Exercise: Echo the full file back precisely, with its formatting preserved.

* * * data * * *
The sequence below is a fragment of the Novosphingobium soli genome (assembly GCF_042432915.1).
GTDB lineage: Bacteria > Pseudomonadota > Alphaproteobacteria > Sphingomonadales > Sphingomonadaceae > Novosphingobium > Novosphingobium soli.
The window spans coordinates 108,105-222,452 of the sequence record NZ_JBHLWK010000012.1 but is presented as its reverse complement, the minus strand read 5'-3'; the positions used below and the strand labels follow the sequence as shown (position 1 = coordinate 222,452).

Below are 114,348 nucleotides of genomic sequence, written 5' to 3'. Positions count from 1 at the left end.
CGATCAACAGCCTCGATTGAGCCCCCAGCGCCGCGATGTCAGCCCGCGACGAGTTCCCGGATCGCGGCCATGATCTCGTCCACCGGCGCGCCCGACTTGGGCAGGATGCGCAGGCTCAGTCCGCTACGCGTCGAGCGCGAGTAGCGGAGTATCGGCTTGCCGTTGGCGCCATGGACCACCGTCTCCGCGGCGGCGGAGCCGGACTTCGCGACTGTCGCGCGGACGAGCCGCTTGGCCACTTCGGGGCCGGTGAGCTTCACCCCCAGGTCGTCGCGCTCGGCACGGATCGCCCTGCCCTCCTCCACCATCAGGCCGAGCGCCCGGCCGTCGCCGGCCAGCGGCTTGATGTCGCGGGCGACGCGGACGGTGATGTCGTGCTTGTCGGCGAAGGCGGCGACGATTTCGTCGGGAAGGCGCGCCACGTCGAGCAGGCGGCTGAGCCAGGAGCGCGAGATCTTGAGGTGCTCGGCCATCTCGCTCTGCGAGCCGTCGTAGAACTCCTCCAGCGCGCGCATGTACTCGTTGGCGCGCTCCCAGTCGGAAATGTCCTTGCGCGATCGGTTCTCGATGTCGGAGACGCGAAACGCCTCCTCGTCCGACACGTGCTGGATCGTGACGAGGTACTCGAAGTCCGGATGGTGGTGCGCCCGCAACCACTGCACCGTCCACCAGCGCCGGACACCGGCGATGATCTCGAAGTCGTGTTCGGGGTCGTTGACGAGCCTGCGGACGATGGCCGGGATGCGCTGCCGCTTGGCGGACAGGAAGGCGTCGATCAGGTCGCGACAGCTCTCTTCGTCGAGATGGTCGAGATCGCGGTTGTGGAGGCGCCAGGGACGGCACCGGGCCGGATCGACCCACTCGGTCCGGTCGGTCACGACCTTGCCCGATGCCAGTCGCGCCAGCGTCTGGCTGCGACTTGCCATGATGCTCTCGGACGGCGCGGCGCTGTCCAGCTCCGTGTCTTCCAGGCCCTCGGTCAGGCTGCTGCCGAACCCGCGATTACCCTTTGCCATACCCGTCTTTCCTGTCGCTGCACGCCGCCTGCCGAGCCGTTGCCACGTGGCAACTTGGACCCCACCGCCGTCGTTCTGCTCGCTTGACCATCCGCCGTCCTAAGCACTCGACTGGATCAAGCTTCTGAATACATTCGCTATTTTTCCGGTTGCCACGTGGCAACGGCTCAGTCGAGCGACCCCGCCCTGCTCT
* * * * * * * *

The sequence below is a fragment of the Novosphingobium soli genome (assembly GCF_042432915.1).
GTDB lineage: Bacteria > Pseudomonadota > Alphaproteobacteria > Sphingomonadales > Sphingomonadaceae > Novosphingobium > Novosphingobium soli.
The window spans coordinates 108,105-222,452 of the sequence record NZ_JBHLWK010000012.1 but is presented as its reverse complement, the minus strand read 5'-3'; the positions used below and the strand labels follow the sequence as shown (position 1 = coordinate 222,452).

Below are 114,348 nucleotides of genomic sequence, written 5' to 3'. Positions count from 1 at the left end.
CGATCAACAGCCTCGATTGAGCCCCCAGCGCCGCGATGTCAGCCCGCGACGAGTTCCCGGATCGCGGCCATGATCTCGTCCACCGGCGCGCCCGACTTGGGCAGGATGCGCAGGCTCAGTCCGCTACGCGTCGAGCGCGAGTAGCGGAGTATCGGCTTGCCGTTGGCGCCATGGACCACCGTCTCCGCGGCGGCGGAGCCGGACTTCGCGACTGTCGCGCGGACGAGCCGCTTGGCCACTTCGGGGCCGGTGAGCTTCACCCCCAGGTCGTCGCGCTCGGCACGGATCGCCCTGCCCTCCTCCACCATCAGGCCGAGCGCCCGGCCGTCGCCGGCCAGCGGCTTGATGTCGCGGGCGACGCGGACGGTGATGTCGTGCTTGTCGGCGAAGGCGGCGACGATTTCGTCGGGAAGGCGCGCCACGTCGAGCAGGCGGCTGAGCCAGGAGCGCGAGATCTTGAGGTGCTCGGCCATCTCGCTCTGCGAGCCGTCGTAGAACTCCTCCAGCGCGCGCATGTACTCGTTGGCGCGCTCCCAGTCGGAAATGTCCTTGCGCGATCGGTTCTCGATGTCGGAGACGCGAAACGCCTCCTCGTCCGACACGTGCTGGATCGTGACGAGGTACTCGAAGTCCGGATGGTGGTGCGCCCGCAACCACTGCACCGTCCACCAGCGCCGGACACCGGCGATGATCTCGAAGTCGTGTTCGGGGTCGTTGACGAGCCTGCGGACGATGGCCGGGATGCGCTGCCGCTTGGCGGACAGGAAGGCGTCGATCAGGTCGCGACAGCTCTCTTCGTCGAGATGGTCGAGATCGCGGTTGTGGAGGCGCCAGGGACGGCACCGGGCCGGATCGACCCACTCGGTCCGGTCGGTCACGACCTTGCCCGATGCCAGTCGCGCCAGCGTCTGGCTGCGACTTGCCATGATGCTCTCGGACGGCGCGGCGCTGTCCAGCTCCGTGTCTTCCAGGCCCTCGGTCAGGCTGCTGCCGAACCCGCGATTACCCTTTGCCATACCCGTCTTTCCTGTCGCTGCACGCCGCCTGCCGAGCCGTTGCCACGTGGCAACTTGGACCCCACCGCCGTCGTTCTGCTCGCTTGACCATCCGCCGTCCTAAGCACTCGACTGGATCAAGCTTCTGAATACATTCGCTATTTTTCCGGTTGCCACGTGGCAACGGCTCAGTCGAGCGACCCCGCCCTGCTCT